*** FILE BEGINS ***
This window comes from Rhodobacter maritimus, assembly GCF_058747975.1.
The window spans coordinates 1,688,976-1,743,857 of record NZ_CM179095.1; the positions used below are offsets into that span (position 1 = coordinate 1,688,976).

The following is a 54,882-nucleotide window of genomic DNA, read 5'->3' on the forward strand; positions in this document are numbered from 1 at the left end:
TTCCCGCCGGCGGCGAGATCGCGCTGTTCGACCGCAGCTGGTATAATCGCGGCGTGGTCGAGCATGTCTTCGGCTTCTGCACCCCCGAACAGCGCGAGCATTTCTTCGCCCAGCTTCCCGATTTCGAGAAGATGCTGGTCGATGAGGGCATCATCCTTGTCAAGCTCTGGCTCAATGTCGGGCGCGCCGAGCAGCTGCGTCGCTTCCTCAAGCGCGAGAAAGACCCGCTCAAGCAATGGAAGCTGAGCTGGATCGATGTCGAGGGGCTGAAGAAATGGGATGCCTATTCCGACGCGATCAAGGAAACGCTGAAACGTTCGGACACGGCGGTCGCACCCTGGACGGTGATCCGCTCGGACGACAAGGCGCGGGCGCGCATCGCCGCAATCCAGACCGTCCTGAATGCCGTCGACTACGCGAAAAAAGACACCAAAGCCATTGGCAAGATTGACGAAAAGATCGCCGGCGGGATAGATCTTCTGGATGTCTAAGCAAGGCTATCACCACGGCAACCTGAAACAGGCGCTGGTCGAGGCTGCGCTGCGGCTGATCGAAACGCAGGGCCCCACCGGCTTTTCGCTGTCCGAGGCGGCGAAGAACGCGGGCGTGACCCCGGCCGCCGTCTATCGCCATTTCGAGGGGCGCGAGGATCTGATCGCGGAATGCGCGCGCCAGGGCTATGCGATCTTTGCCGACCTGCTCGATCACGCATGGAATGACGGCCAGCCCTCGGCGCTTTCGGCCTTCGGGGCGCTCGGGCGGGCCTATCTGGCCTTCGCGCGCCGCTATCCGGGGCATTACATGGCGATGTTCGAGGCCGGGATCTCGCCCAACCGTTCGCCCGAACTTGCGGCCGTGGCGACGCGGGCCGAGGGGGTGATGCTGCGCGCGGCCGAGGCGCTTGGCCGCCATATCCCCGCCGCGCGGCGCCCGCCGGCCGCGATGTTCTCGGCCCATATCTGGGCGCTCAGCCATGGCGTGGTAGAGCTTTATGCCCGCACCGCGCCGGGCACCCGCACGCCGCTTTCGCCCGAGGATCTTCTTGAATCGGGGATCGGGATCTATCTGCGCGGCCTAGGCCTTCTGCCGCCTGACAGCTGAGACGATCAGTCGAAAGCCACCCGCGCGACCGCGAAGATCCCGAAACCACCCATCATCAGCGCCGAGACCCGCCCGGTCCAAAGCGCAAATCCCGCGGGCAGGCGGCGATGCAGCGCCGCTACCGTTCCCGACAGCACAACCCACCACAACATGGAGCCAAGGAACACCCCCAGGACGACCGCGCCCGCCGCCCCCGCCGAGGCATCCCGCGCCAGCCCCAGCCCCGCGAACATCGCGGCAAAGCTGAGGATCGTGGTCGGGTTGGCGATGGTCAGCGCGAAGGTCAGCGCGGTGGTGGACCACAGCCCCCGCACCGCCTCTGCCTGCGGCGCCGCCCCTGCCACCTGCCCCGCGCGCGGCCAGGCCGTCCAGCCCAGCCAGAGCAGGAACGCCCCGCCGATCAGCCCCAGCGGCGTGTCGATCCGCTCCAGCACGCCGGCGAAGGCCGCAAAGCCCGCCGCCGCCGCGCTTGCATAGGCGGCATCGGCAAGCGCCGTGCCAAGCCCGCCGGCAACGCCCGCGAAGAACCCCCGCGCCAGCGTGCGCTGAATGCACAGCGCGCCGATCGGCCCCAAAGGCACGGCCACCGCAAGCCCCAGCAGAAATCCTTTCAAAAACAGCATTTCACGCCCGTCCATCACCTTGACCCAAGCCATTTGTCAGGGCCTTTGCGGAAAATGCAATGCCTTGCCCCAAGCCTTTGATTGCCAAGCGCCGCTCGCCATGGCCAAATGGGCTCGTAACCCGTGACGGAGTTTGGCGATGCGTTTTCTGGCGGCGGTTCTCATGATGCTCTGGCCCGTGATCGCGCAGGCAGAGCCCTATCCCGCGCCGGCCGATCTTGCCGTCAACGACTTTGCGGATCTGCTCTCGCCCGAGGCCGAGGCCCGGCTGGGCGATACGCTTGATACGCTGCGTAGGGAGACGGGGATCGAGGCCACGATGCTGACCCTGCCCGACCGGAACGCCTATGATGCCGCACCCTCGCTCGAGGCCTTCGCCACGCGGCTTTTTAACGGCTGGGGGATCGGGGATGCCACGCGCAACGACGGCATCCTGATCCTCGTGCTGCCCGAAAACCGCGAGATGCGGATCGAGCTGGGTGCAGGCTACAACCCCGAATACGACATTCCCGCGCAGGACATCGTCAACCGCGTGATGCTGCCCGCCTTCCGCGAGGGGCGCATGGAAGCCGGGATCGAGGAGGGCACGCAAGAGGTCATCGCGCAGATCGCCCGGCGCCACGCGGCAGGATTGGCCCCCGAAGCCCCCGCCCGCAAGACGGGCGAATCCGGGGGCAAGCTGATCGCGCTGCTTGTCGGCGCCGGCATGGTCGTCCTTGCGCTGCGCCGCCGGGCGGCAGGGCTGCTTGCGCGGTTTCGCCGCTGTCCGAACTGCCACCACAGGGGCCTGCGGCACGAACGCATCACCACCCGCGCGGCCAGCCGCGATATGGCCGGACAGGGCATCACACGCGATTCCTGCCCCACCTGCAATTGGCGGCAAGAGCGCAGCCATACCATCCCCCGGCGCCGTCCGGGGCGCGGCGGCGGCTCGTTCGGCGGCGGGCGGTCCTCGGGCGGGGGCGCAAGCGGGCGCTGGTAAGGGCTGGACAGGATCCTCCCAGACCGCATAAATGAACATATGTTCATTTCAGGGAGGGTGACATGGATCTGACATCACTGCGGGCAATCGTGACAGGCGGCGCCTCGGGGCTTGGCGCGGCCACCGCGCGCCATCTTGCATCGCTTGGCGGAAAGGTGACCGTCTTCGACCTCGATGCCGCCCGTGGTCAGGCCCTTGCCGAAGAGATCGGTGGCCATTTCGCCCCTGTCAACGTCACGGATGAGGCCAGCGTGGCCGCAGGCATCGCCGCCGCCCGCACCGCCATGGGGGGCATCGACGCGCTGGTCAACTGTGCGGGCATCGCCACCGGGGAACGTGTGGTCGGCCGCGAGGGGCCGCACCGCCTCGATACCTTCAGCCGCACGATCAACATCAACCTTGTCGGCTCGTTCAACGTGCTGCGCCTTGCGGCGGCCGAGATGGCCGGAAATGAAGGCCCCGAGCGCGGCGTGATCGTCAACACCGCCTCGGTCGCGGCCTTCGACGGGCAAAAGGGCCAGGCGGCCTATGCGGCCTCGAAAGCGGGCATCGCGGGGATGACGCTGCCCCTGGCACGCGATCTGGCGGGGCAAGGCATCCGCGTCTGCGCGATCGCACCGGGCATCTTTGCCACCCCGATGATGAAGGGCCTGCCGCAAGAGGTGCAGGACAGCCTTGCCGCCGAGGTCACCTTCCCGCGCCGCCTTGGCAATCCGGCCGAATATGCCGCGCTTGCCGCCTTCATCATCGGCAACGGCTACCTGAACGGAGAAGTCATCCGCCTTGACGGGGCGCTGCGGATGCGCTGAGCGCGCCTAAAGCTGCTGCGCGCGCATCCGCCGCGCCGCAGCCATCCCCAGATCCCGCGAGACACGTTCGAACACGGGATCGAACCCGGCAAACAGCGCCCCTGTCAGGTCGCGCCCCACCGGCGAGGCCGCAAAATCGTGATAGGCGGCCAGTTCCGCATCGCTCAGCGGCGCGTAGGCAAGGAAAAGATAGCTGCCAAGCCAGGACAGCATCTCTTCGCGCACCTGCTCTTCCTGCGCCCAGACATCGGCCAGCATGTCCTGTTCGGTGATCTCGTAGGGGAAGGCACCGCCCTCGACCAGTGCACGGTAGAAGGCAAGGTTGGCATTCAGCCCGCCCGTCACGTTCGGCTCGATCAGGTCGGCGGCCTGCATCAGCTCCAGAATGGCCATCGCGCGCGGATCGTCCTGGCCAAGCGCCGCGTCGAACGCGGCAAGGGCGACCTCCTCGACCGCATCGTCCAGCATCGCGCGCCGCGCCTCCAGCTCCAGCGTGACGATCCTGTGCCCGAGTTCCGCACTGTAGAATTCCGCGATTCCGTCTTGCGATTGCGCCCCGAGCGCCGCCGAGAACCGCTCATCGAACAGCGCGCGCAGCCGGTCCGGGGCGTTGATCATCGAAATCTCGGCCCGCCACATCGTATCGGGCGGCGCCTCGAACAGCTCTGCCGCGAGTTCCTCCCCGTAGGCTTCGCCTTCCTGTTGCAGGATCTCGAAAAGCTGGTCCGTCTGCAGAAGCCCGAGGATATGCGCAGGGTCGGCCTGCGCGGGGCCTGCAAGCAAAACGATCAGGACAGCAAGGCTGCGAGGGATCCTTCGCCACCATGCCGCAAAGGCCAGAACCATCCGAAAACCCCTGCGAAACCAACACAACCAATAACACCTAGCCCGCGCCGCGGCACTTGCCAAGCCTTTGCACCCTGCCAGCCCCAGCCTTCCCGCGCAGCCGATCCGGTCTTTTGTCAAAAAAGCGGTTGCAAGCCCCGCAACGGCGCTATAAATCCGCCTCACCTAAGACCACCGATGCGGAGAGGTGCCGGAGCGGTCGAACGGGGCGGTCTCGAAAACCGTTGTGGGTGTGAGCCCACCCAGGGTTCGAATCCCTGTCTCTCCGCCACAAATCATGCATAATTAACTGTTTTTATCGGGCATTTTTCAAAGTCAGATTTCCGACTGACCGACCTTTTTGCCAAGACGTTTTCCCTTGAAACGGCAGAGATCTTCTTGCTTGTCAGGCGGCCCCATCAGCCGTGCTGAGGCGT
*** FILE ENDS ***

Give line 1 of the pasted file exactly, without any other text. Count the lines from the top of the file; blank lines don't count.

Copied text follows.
This window comes from Rhodobacter maritimus, assembly GCF_058747975.1.